The Netherlands - A solid majority of mayors of Dutch towns that currently have cannabis coffee shops are happy with the way they are working and favor legalizing the entire marijuana supply chain, according to polls conducted by Binnenlands Bestuur magazine and the NRC newspaper.
Under current Dutch policy, marijuana sales are illegal but tolerated in small amounts at licensed coffee shops, but the production of marijuana to supply the coffee shops remains illegal and not tolerated. The Binnenlands poll identified 109 municipalities with coffee shops and elicited responses from the mayors of 88 of them.
The Netherlands: Dutch Mayors Want Regulated Marijuana Production and Sales
Of the mayors surveyed, 54 said they favored legalizing the entire supply line, while 25 said they were satisfied with the status quo, and nine wanted to ban coffee shops. That means nearly 90% of the mayors surveyed want either the status quo maintained or liberalized.
The NRC newspaper survey asked 70 local councils whether they wanted the national government to regulate the supply of marijuana to coffee shops. More than 75% said yes. Meanwhile, the number of coffee shops in Holland continues its slow decline under the conservative government. In 1999, there were 846 shops; in 2005, there were 729; last year, the number was down to 702.
Science: Why cannabis smokers may have a lower cancer risk than tobacco smokers
USA - Eleven scientists from the USA and Taiwan summarized data from basic research and a re-evaluation of an epidemiological study by Sidney and colleagues from 1997. Their investigation indicates that cannabis smoke may not increase or even decrease the incidence of cancers associated with tobacco smoke.
While cannabis smoke contains higher levels of carcinogenic polycyclic aromatic hydrocarbons (PAH) than in tobacco smoke, this may not mean that cannabis smokers are at a higher cancer risk than tobacco smokers, since the level of PAHs is less important than the influence of substances on PAH activation by certain enzymes in the liver. "Not surprisingly, spiking tobacco tar with delta-9-THC markedly reduced carcinogenic activity" in experiments with cancer cells, scientists wrote in an article for the Journal of Psychoactive Drugs.
Science: According to research at the University of Leiden, the Netherlands, mixing cannabis with tobacco increased the amount of THC inhaled per gram of cannabis from a mean of 33 mg/g for a cigarette only containing cannabis to 59 mg/g for a cigarette containing 25 per cent cannabis and 75 per cent tobacco.
Czech Republic - The possession of a small amount of cannabis for personal use would be punished far less strictly than that of other drugs, according to a change of the law by the lower house of parliament on 11 November.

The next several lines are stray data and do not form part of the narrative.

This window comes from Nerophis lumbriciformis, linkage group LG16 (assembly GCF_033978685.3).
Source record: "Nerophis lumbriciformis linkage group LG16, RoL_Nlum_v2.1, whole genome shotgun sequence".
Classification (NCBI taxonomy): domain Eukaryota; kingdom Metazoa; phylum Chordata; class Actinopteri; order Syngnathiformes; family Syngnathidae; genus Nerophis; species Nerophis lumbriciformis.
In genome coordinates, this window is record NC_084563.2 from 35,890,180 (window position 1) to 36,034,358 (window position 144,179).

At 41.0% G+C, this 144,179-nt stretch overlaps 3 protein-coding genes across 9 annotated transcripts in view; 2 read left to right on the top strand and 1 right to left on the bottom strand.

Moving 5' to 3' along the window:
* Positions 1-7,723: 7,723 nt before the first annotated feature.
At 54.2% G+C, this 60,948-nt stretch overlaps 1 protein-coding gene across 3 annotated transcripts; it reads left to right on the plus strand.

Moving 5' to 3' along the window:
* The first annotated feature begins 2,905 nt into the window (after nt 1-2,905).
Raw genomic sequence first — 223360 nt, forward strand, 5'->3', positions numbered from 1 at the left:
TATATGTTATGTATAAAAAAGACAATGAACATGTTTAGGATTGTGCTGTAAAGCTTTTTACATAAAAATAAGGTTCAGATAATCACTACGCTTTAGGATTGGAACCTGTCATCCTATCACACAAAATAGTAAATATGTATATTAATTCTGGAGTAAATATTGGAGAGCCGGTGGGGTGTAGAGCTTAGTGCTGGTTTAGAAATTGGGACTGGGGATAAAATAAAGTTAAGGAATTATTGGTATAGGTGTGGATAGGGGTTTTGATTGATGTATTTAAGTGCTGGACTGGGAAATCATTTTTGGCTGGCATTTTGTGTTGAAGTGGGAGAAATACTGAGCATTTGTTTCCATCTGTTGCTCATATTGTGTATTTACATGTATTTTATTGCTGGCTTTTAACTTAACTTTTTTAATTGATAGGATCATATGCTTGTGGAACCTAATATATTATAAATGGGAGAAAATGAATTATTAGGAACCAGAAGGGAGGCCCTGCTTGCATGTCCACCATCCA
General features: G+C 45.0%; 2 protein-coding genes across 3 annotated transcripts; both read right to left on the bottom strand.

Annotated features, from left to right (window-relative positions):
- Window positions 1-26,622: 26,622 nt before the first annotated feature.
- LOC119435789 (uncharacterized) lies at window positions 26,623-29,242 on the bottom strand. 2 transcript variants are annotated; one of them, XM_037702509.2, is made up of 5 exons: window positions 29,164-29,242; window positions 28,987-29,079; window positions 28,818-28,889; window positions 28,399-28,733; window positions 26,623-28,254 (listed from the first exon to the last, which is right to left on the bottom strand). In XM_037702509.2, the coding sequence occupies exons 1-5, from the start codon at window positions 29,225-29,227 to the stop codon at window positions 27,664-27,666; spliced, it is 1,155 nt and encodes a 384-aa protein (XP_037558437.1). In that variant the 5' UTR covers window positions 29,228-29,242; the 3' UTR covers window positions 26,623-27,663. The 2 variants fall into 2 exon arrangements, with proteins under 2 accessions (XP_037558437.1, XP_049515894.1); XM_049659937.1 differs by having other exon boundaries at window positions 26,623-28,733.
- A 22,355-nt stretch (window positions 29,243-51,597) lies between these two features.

While the production and sale of drugs can be punished with five to 15 years in prison, if people have a small amount of cannabis on them it is only an offence, under the new aw. It is yet to be discussed by the upper house and signed by the president into law.
USA/New Mexico - Since medicinal cannabis was legalized in New Mexico in 2007, there are about 200 medical cannabis users in the state, according to the Drug Policy Alliance. However, patients have no place to legally purchase the drug.
Canada - Municipal elections in British Columbia Saturday saw Vancouver get another in a string of pro-drug reform mayors, while a marijuana reformer was returned to the mayor's office in Grand Forks in the interior, and another prominent reform advocate was elected to the city council in Victoria.
In Vancouver, the civic electoral coalition Vision Vancouver succeeded in placing its candidate, Gregor Robertson in the mayor's seat as well as sweeping eight of 11 council seats. Robertson and Vision Vancouver are strong supporters of the city's pioneering Four Pillars drug policy.
As Vision Vancouver notes in its platform, it will: "Focus on the Four Pillars to deal with drugs in our communities. Prevention, treatment, harm reduction, and enforcement are the most effective tools to make our communities safer. This includes support for InSite, a focus on access to treatment, and expanding prevention education programs."
Meanwhile, in the small interior border town of Grand Forks (pop. 5,000), former mayor and leader in Marc Emery's BC Marijuana Party Bryan Taylor was reelected. Taylor came to drug reform initially around industrial hemp but soon emerged as a leading BC Marijuana Party campaigner in the 2001 elections. He is barred from entering the US, which he can see from his hillside home outside Grand Forks, originally because he was arrested for hemp cultivation ("drug trafficking," in official US-speak).
But even after the Canadian government dropped charges against him, US border control authorities continue to deny him entry, accusing him of "fraud and misrepresentation" if he fails to admit he smokes marijuana and deeming him ineligible to enter the country if he does admit it.
And on Vancouver Island, one of the Canadian drug reformers most familiar to his American counterparts, Philippe Lucas, won a seat on the Victoria city council running as a Green Party candidate. Lucas will be joined by Mayor-elect Dean Fortin, who also supports harm reduction and has vowed to find a permanent location for the city's needle exchange program.
The Greenish Warbler
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